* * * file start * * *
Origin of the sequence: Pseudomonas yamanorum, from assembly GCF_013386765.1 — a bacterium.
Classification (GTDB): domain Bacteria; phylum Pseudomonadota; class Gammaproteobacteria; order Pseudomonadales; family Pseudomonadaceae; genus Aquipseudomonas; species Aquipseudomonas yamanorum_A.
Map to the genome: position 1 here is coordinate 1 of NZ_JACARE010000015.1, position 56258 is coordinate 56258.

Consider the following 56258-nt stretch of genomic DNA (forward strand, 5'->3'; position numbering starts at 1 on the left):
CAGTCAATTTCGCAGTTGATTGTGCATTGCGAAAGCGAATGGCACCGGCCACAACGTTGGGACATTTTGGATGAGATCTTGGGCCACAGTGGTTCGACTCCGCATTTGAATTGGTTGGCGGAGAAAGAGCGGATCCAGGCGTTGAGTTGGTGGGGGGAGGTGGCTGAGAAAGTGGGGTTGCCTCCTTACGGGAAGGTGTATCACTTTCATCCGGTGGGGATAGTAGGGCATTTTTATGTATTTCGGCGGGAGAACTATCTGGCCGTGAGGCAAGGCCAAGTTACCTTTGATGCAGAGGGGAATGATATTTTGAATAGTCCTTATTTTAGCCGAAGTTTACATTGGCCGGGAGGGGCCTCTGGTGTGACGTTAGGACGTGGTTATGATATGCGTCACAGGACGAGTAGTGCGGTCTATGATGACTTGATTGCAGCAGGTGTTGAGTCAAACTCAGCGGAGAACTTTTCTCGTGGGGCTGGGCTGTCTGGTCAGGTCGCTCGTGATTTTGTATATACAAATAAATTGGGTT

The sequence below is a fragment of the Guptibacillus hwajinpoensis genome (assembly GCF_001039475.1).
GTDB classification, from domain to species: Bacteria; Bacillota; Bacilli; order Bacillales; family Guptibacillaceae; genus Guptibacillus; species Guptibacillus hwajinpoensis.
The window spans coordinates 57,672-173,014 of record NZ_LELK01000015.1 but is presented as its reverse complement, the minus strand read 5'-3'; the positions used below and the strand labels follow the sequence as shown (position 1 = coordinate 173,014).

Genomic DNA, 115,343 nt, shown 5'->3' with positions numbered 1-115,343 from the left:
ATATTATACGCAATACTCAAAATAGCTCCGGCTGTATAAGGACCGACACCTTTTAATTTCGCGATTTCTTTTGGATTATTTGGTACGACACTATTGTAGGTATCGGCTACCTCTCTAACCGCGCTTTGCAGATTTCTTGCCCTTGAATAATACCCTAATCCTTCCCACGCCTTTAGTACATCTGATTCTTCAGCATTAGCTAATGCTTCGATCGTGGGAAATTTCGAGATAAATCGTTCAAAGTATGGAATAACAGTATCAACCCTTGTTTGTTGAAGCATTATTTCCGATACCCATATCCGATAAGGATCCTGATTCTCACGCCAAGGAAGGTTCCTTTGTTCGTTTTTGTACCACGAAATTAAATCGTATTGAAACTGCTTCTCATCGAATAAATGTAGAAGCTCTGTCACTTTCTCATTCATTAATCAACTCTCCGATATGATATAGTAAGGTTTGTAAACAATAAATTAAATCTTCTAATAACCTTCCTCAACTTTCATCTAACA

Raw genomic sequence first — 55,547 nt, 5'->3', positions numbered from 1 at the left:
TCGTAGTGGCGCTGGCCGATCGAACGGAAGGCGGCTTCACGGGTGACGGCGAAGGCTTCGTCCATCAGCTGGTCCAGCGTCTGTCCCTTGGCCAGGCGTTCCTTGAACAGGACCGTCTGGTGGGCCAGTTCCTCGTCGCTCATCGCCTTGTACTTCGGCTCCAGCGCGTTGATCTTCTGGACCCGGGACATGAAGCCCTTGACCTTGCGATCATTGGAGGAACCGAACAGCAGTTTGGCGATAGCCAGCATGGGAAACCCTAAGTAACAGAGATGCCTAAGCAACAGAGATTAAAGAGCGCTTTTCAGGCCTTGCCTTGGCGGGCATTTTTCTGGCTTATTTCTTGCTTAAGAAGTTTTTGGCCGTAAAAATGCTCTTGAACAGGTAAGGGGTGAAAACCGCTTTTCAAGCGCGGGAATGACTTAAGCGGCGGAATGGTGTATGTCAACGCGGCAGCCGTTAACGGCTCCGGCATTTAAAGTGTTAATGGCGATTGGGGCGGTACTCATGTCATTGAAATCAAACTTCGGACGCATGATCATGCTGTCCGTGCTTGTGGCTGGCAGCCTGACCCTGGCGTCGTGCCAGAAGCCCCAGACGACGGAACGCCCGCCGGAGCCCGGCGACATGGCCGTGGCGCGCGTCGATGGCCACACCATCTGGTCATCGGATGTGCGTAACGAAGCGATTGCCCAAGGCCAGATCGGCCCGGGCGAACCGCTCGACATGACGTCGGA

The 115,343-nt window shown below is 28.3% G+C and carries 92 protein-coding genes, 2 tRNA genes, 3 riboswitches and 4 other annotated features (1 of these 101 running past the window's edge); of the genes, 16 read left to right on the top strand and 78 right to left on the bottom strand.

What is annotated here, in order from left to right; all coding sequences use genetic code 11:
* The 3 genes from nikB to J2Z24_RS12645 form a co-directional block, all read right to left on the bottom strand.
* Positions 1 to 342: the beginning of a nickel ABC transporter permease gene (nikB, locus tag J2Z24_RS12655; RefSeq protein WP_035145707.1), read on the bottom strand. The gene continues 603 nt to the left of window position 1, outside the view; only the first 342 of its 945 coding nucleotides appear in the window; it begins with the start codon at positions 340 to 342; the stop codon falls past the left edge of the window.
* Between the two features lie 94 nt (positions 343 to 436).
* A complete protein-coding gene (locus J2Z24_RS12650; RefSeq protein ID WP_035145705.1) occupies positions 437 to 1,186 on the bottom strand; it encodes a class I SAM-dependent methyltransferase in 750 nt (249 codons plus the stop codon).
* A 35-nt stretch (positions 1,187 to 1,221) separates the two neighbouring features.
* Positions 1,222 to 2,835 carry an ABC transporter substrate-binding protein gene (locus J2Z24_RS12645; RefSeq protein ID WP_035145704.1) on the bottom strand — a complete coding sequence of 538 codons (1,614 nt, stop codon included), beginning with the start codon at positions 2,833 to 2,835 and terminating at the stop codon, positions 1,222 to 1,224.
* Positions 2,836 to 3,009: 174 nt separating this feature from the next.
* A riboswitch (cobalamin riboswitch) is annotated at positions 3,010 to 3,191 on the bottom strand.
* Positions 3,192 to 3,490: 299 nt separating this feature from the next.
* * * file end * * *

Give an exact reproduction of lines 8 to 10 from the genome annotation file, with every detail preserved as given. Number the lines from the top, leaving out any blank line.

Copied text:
The window spans coordinates 57,672-173,014 of record NZ_LELK01000015.1 but is presented as its reverse complement, the minus strand read 5'-3'; the positions used below and the strand labels follow the sequence as shown (position 1 = coordinate 173,014).

Genomic DNA, 115,343 nt, shown 5'->3' with positions numbered 1-115,343 from the left:
ATATTATACGCAATACTCAAAATAGCTCCGGCTGTATAAGGACCGACACCTTTTAATTTCGCGATTTCTTTTGGATTATTTGGTACGACACTATTGTAGGTATCGGCTACCTCTCTAACCGCGCTTTGCAGATTTCTTGCCCTTGAATAATACCCTAATCCTTCCCACGCCTTTAGTACATCTGATTCTTCAGCATTAGCTAATGCTTCGATCGTGGGAAATTTCGAGATAAATCGTTCAAAGTATGGAATAACAGTATCAACCCTTGTTTGTTGAAGCATTATTTCCGATACCCATATCCGATAAGGATCCTGATTCTCACGCCAAGGAAGGTTCCTTTGTTCGTTTTTGTACCACGAAATTAAATCGTATTGAAACTGCTTCTCATCGAATAAATGTAGAAGCTCTGTCACTTTCTCATTCATTAATCAACTCTCCGATATGATATAGTAAGGTTTGTAAACAATAAATTAAATCTTCTAATAACCTTCCTCAACTTTCATCTAACA